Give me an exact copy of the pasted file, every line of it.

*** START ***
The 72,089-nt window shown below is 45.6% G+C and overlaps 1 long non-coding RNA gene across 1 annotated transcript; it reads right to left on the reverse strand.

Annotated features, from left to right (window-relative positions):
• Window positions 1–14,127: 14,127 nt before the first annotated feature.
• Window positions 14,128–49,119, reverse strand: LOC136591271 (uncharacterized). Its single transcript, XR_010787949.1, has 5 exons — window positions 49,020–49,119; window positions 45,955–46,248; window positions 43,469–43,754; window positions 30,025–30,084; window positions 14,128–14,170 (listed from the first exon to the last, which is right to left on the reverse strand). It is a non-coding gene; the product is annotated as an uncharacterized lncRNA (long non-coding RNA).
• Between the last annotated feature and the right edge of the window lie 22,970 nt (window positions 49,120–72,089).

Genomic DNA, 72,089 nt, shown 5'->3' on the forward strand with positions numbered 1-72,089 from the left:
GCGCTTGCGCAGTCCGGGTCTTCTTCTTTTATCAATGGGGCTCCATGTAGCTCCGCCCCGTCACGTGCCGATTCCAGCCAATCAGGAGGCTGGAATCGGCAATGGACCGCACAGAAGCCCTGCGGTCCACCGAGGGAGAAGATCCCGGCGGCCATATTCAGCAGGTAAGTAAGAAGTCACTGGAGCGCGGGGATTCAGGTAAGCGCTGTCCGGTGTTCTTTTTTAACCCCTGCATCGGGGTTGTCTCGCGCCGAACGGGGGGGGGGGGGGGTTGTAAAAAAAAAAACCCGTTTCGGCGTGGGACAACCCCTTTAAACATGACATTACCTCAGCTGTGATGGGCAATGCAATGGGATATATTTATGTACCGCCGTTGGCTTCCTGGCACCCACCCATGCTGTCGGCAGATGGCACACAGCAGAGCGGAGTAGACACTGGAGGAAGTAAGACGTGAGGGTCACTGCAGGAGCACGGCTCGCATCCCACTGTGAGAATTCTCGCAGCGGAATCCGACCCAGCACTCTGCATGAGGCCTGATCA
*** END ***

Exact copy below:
The 72,089-nt window shown below is 45.6% G+C and overlaps 1 long non-coding RNA gene across 1 annotated transcript; it reads right to left on the reverse strand.

Annotated features, from left to right (window-relative positions):
• Window positions 1–14,127: 14,127 nt before the first annotated feature.
• Window positions 14,128–49,119, reverse strand: LOC136591271 (uncharacterized). Its single transcript, XR_010787949.1, has 5 exons — window positions 49,020–49,119; window positions 45,955–46,248; window positions 43,469–43,754; window positions 30,025–30,084; window positions 14,128–14,170 (listed from the first exon to the last, which is right to left on the reverse strand). It is a non-coding gene; the product is annotated as an uncharacterized lncRNA (long non-coding RNA).
• Between the last annotated feature and the right edge of the window lie 22,970 nt (window positions 49,120–72,089).

Genomic DNA, 72,089 nt, shown 5'->3' on the forward strand with positions numbered 1-72,089 from the left:
GCGCTTGCGCAGTCCGGGTCTTCTTCTTTTATCAATGGGGCTCCATGTAGCTCCGCCCCGTCACGTGCCGATTCCAGCCAATCAGGAGGCTGGAATCGGCAATGGACCGCACAGAAGCCCTGCGGTCCACCGAGGGAGAAGATCCCGGCGGCCATATTCAGCAGGTAAGTAAGAAGTCACTGGAGCGCGGGGATTCAGGTAAGCGCTGTCCGGTGTTCTTTTTTAACCCCTGCATCGGGGTTGTCTCGCGCCGAACGGGGGGGGGGGGGGGTTGTAAAAAAAAAAACCCGTTTCGGCGTGGGACAACCCCTTTAAACATGACATTACCTCAGCTGTGATGGGCAATGCAATGGGATATATTTATGTACCGCCGTTGGCTTCCTGGCACCCACCCATGCTGTCGGCAGATGGCACACAGCAGAGCGGAGTAGACACTGGAGGAAGTAAGACGTGAGGGTCACTGCAGGAGCACGGCTCGCATCCCACTGTGAGAATTCTCGCAGCGGAATCCGACCCAGCACTCTGCATGAGGCCTGATCA